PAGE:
After the cancer has been diagnosed, it is assigned a "stage." The stages of squamous cell carcinoma reflect the tumor's size and how far the cancer has spread. Stages I through III are further divided into A and B categories.
Squamous cell lung cancer will continue to grow until it is treated. As with any cancer, even if it seems to be cured after treatment, this lung cancer can return.
To reduce your risk of squamous cell lung cancer:
Treatment depends on the cancer's stage as well as the patient's condition, lung function and other factors. (Some patients may have other lung conditions, such as emphysema or chronic obstructive pulmonary disease [COPD].) If the cancer has not spread, surgery is usually the treatment of choice. There are three types of surgery:
Lymph nodes are also removed and examined to see if the cancer has spread.
Some surgeons use video-assisted thoracoscopy (VATS) to remove small, early-stage tumors, especially if the tumors are near the outer edge of the lung(VATS can also be used to diagnose lung cancer.) Because the incisions for VATS are small, this technique is less invasive than a traditional "open" procedure.
Because surgery will remove part or all of a lung, breathing may be more difficult afterward, especially in patients with other lung conditions(emphysema, for example). Doctors can test lung function prior to surgery and predict how it might be affected by surgery.
Depending on how far the cancer has spread, treatment may include chemotherapy (the use of anticancer drugs) and radiation therapy. These may be given before and/or after surgery. Unfortunately, squamous cell carcinoma does not respond to chemotherapy and radiation therapy as well as other types of tumors.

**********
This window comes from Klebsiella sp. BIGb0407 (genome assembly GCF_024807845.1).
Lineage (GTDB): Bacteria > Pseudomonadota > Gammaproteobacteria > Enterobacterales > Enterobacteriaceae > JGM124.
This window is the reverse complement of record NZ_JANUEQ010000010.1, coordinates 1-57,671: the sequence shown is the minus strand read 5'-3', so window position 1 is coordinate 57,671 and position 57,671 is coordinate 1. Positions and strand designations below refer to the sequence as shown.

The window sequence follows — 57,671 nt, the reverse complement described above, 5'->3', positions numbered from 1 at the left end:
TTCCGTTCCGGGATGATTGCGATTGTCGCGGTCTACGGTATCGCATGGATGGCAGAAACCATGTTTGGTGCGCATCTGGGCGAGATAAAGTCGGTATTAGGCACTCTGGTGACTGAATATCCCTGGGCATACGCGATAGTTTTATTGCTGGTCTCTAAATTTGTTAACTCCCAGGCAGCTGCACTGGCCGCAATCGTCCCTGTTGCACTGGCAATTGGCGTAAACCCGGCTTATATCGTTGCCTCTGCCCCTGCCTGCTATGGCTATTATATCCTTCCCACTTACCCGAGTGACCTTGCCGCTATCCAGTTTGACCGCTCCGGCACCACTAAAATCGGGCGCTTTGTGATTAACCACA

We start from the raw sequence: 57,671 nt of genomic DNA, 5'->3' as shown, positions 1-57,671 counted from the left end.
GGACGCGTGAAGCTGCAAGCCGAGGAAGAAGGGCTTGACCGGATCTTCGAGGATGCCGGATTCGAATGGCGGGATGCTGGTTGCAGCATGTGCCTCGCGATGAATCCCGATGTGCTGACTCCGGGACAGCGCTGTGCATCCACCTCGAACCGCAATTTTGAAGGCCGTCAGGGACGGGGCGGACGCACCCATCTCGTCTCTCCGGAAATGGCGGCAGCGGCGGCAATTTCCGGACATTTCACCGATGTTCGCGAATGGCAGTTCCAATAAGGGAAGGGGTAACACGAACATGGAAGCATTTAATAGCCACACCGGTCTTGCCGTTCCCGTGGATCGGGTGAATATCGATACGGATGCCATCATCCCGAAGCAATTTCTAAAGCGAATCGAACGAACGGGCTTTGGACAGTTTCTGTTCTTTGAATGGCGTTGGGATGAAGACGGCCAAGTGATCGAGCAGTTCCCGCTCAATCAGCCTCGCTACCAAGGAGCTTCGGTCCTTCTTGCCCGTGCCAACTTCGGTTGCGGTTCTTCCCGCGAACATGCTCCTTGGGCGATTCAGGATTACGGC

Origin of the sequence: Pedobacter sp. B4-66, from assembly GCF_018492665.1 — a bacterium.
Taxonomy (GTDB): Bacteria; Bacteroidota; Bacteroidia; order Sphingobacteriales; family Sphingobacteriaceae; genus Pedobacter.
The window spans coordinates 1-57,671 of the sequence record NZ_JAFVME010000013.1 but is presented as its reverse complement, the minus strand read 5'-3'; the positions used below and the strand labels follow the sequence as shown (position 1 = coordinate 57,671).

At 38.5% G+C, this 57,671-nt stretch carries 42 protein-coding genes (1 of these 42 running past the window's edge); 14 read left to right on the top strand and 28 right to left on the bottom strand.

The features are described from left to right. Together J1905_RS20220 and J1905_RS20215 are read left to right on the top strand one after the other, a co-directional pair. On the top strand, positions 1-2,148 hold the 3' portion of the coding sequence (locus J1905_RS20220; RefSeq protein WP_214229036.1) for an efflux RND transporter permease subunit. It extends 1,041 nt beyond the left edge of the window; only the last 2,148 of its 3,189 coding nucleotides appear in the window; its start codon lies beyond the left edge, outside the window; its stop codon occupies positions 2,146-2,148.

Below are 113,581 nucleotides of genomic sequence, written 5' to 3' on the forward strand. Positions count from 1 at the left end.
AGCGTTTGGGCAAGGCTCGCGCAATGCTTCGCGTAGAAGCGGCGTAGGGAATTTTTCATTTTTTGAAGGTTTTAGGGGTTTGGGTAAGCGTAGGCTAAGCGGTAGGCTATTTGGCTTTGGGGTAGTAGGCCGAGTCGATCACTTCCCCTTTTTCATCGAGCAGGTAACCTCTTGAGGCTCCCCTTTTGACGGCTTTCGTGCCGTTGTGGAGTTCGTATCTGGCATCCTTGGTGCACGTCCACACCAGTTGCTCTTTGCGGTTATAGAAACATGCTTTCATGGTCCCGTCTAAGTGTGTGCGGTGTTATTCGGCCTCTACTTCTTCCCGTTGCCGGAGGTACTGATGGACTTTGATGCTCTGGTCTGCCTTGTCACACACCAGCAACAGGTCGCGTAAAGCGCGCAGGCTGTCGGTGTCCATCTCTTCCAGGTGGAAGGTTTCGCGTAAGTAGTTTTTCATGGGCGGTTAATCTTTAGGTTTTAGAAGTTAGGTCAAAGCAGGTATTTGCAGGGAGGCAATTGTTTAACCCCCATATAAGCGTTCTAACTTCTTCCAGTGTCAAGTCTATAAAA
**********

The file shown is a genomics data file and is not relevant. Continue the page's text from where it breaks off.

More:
When the tumor has spread significantly, chemotherapy may be recommended to slow its growth, even if it cannot cure the disease. Chemotherapy has been shown to ease symptoms and prolong life in cases of advanced lung cancer. Radiation therapy can relieve symptoms, too. It is often used to treat lung cancer that has spread to the brain or bones and is causing pain. It can also be used alone or with chemotherapy to treat the lung cancer that is confined to the chest.
People who may not withstand surgery due to other serious medical problems may receive radiation therapy, with or without chemotherapy, to shrink the tumor.
In specialized cancer centers, cancerous tissue may be tested for specific genetic abnormalities (mutations). Doctors may then be able to treat the cancer with a "targeted therapy." These therapies can derail the cancer's growth by preventing or changing chemical reactions linked to particular mutations. For example, some target therapies prevent cancer cells from receiving chemical "messages" telling them to grow.
Knowing about specific genetic mutations can help predict which therapy will be best. This strategy can be especially helpful in certain patients, such as women with adenocarcinoma of the lung who have never smoked.
Even after treatment has been completed, lung cancer patients must return for regular follow-up appointments. Even if the cancer was initially "cured," it can return months or even years later.
If you have any of symptoms of squamous cell lung cancer, see your doctor as soon as possible.
Squamous cell lung cancer usually is diagnosed after the disease has spread. The overall prognosis for squamous cell lung cancer is poor. Only about 16% of patients survive 5 years or longer. The survival rate is higher if the disease is detected and treated early.
Even when surgery and other therapies are initially successful, squamous cell lung cancer can return. This is because cancer cells can start to spread without being detected right away.